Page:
Anyone who ever told you not to judge book by its cover never picked up a copy of Verizon's latest Data Breach Investigations Report (DBIR).

The 2014 edition of the benchmark yearly volume covers 57 pages of text and 1,367 discrete breaches among 63,437 security incidents in 2013, yet the most important two numbers are lifted right from the cover: 92 and nine.

Of the more than 100,000 incidents investigated in the decade Verizon that has published the report, 92 percent fall within nine attack patterns.

The lesson to draw? Despite how overwhelming the task of enterprise cyber security might seem, whether you're a Fortune 500 firm or a single-doctor office, smart risk management, even at the broadest level, can go a long way in cyber security. 

Since 2008, the cyber security team at Verizon has delighted cyber professionals with their insight, wit and data slicing skills. The yearly report is required reading for anyone in IT. It's smart alecky in parts, just plain smart throughout and, all in all, an invaluable and entertaining read for cyber professionals, IT or, frankly, anyone whose life is at all impacted by computing, which is to say everyone up to and including the cryogenically frozen.

Yet, it's most useful data point is right on its front.

Of the 100,000 incidents reviewed in the past decade, 92 percent belong to nine attack patterns.

At its heart, cyber security is about lowering risk profile. Short of locking your servers in a room like something out of "Mission Impossible," absolute protection isn't achievable. And even the secure facility in "Mission Impossible" would be vulnerable to insider attacks and/or Tom Cruise. But having a broad understanding of how to get the most impact out of your efforts is an invaluable tool.

After all, most IT environments and the cyber-eenos dedicated to protecting those environments are overwhelmed by the massive amounts of data that whiz through their networks. How do you protect the overall enterprise in a cost-effective manner? Where do you start? What security controls should be applied first? How to focus in on the essence and enable the most effective controls? How indeed?

Now, Verizon has held a large candle up in this room of darkness and has categorized a massive amount of data into bite-size chunks that cyber professionals can consume bit by bit (literally.)

These are the nine patterns:


On the other hand, retail is hit quite often with POS issues (which, across all sectors, account for 31 percent of all incidents), but that is not the leading attack pattern overall. That dubious honor goes to DoS at 33 percent.(No other industry has more than 19 percent of their security incidents attributable to this category. So, why is healthcare failing? Simply put, lack of encryption. Industries that have embraced encrypting all protected data being stored or transmitted have substantially smaller amounts of data leakage via this method.)Bringing even further good news to the party—they have also produced actionable information—by characterizing these patterns by frequency of occurrence by industry. Hence, if you are in healthcare for instance, you get hit right between the eyes by this summary: "46% of healthcare industry security incidents involve theft or loss of protected data."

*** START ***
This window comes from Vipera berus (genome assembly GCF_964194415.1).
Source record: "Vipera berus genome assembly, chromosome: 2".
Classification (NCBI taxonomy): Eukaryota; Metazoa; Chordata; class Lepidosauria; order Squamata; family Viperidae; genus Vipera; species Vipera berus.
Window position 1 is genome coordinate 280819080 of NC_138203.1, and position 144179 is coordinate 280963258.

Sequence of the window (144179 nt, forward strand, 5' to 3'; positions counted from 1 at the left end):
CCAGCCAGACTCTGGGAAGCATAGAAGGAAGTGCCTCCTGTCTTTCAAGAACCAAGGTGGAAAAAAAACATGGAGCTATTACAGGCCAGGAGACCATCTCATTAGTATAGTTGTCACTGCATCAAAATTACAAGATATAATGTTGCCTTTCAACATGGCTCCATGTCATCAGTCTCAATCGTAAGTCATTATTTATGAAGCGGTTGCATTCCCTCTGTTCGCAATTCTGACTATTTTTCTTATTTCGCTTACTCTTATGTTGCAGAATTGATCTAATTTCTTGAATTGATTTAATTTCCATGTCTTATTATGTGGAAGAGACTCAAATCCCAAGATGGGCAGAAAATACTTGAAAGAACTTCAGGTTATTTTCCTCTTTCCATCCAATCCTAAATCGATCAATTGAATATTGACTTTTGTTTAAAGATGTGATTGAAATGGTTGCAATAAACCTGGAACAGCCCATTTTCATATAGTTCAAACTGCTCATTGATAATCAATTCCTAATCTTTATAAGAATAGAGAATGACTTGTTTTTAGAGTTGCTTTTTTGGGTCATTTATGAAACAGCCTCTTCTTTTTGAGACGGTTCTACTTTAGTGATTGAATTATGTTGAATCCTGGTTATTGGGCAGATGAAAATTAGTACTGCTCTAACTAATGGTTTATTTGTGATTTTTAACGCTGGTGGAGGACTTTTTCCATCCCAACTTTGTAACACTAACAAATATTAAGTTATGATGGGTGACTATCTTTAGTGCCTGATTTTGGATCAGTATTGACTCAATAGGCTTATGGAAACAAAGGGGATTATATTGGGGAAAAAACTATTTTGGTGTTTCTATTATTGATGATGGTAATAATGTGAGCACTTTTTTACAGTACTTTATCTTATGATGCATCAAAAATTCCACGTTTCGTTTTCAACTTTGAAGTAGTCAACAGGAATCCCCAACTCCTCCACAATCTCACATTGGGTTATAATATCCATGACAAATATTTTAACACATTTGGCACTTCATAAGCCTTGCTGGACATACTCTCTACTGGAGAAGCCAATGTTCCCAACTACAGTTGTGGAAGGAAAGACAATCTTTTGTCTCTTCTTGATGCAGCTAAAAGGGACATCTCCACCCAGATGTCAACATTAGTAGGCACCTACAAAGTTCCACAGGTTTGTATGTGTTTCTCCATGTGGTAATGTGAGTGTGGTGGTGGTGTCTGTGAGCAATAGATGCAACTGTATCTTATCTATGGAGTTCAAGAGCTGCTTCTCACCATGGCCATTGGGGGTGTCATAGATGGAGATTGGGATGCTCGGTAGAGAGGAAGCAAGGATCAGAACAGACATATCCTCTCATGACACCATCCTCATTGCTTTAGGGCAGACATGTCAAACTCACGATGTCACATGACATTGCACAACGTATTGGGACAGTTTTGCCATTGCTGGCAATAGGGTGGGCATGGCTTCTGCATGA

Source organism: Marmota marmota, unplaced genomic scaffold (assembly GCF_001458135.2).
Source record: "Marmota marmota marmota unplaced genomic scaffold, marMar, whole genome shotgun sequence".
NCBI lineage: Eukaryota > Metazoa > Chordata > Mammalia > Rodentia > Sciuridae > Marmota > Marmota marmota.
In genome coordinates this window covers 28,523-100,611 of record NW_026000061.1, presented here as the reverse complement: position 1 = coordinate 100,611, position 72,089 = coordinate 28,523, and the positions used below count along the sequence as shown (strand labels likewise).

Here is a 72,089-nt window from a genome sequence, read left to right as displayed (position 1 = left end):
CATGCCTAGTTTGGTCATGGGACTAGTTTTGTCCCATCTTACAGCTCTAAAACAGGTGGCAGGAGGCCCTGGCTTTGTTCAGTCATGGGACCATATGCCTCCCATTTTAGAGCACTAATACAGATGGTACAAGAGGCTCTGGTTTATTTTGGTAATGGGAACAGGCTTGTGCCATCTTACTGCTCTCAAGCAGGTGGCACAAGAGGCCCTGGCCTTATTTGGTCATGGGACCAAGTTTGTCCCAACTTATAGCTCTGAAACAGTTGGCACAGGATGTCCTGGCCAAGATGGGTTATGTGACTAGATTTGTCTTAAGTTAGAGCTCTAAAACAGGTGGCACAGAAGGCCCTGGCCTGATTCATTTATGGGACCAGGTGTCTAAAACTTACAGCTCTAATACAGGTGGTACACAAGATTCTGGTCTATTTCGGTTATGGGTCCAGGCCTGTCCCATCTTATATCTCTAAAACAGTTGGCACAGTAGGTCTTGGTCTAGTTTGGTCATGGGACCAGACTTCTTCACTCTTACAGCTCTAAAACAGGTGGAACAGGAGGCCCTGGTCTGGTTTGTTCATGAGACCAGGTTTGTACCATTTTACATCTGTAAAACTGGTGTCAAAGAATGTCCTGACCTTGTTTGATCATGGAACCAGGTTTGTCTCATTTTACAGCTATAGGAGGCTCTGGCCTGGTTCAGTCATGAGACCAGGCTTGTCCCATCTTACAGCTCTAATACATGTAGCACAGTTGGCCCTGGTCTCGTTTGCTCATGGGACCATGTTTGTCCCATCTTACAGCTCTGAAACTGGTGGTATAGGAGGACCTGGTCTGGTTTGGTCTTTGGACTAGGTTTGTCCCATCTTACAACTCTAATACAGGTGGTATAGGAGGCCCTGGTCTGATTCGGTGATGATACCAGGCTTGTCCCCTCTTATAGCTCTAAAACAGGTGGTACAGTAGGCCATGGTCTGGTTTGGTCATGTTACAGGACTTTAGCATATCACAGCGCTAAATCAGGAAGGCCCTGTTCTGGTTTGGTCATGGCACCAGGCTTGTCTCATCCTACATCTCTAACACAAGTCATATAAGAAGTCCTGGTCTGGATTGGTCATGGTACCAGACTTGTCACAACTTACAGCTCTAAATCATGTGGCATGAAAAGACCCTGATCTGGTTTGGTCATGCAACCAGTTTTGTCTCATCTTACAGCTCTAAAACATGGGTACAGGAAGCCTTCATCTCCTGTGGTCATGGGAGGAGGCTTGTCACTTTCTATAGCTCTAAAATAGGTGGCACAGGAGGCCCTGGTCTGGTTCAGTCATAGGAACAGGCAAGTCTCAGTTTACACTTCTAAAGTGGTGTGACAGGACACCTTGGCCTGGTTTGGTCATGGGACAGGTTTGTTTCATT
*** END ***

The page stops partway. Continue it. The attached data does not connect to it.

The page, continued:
But remember, in terms of risk management, if 64 percent of all security incidents reported industry-wide are in only two categories, then that becomes an obvious place to start when designing security controls to mitigate those risks. Retail is all about conducting secure transactions. Knowing the top two attack vectors narrows the defense focus. Healthcare is about encryption. The report is full of other useful examples to broadly understand what you, as an IT user, is up against.

Thus, the DBIR, in addition to simply being a good read, is a beacon when trying to understand the specific issues peer organizations in a specific industry are facing.

As the 2014 DBIR shows, the attack profiles change year to year, but by remaining vigilant and understanding unique industry trends that emerge, it is possible to greatly reduce risk of data compromise without completely blowing a limited IT budget.

Start aligning your resources where the attack patterns are. Consider a cyber security assessment to identify common risks. Treat cyber security as you do medicine, and understand it is cheaper and more beneficial to approach with a preventative mindset, rather than treating after a disease or an attack has ensued.

Courtesy of Verizon, start on page 1. Literally.

The opinions expressed in this blog post are the writer's own and may not reflect NJVC, LLC. NJVC is not implying endorsement or association with Verizon. To visit Verizon's site and download a copy of the report, click here.